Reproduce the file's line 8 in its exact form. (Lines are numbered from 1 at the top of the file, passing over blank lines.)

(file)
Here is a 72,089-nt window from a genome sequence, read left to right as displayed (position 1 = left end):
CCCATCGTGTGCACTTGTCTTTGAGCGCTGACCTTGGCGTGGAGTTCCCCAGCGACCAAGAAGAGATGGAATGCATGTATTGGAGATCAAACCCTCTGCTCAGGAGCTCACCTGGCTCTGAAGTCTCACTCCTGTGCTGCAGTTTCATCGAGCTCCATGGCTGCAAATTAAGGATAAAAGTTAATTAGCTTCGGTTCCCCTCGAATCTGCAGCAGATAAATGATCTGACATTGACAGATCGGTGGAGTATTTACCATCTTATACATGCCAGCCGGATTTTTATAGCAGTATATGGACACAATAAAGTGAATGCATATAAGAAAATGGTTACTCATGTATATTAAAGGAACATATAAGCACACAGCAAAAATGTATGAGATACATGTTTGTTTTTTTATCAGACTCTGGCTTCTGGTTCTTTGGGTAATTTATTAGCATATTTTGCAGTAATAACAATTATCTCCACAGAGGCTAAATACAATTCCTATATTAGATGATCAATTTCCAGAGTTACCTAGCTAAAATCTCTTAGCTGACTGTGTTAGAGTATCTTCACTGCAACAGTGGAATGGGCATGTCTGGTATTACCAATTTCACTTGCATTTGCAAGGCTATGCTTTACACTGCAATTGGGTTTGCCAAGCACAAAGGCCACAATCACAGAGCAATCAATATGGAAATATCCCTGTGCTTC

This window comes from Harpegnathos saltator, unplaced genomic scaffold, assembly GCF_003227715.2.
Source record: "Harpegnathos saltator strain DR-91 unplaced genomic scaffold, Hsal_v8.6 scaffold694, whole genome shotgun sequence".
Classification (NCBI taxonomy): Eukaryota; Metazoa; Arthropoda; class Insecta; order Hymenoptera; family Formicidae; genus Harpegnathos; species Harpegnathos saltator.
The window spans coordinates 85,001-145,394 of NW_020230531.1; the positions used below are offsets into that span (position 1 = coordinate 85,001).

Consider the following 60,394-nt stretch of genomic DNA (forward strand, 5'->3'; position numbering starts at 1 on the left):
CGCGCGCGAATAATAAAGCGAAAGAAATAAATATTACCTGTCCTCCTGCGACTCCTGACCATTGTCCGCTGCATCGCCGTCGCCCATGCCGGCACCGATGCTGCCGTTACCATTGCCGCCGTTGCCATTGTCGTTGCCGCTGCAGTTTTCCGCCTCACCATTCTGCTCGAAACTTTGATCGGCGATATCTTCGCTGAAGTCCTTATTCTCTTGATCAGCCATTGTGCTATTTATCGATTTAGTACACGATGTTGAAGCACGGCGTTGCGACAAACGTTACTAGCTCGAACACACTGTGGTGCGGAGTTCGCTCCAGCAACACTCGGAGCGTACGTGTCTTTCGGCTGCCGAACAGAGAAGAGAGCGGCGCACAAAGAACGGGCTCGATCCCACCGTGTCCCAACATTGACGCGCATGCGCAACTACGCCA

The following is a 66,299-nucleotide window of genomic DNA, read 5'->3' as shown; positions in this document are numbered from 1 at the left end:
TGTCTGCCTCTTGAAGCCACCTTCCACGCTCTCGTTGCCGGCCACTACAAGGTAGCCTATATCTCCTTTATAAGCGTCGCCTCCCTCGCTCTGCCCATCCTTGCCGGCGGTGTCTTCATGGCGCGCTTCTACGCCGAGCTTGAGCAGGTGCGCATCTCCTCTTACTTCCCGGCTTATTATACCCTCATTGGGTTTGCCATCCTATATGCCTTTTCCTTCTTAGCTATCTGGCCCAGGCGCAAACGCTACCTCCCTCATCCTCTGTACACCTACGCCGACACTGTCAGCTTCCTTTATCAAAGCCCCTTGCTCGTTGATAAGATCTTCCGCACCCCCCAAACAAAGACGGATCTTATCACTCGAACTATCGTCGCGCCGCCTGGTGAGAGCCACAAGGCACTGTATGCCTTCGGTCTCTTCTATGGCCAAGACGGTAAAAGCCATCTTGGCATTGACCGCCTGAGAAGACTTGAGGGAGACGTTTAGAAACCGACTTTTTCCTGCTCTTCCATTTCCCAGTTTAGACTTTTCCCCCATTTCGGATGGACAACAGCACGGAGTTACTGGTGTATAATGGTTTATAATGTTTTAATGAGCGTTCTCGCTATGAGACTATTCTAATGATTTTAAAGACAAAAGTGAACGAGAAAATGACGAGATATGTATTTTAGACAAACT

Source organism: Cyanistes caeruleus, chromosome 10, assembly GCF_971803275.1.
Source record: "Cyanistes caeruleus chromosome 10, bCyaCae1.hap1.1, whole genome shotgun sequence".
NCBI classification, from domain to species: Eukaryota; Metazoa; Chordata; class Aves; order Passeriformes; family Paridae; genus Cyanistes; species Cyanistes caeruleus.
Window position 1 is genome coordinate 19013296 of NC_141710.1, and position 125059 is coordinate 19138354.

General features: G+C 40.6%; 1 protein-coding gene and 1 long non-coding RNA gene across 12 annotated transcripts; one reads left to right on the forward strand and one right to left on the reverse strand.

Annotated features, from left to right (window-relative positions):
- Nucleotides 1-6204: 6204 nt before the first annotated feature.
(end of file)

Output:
CGCGCGCGAATAATAAAGCGAAAGAAATAAATATTACCTGTCCTCCTGCGACTCCTGACCATTGTCCGCTGCATCGCCGTCGCCCATGCCGGCACCGATGCTGCCGTTACCATTGCCGCCGTTGCCATTGTCGTTGCCGCTGCAGTTTTCCGCCTCACCATTCTGCTCGAAACTTTGATCGGCGATATCTTCGCTGAAGTCCTTATTCTCTTGATCAGCCATTGTGCTATTTATCGATTTAGTACACGATGTTGAAGCACGGCGTTGCGACAAACGTTACTAGCTCGAACACACTGTGGTGCGGAGTTCGCTCCAGCAACACTCGGAGCGTACGTGTCTTTCGGCTGCCGAACAGAGAAGAGAGCGGCGCACAAAGAACGGGCTCGATCCCACCGTGTCCCAACATTGACGCGCATGCGCAACTACGCCA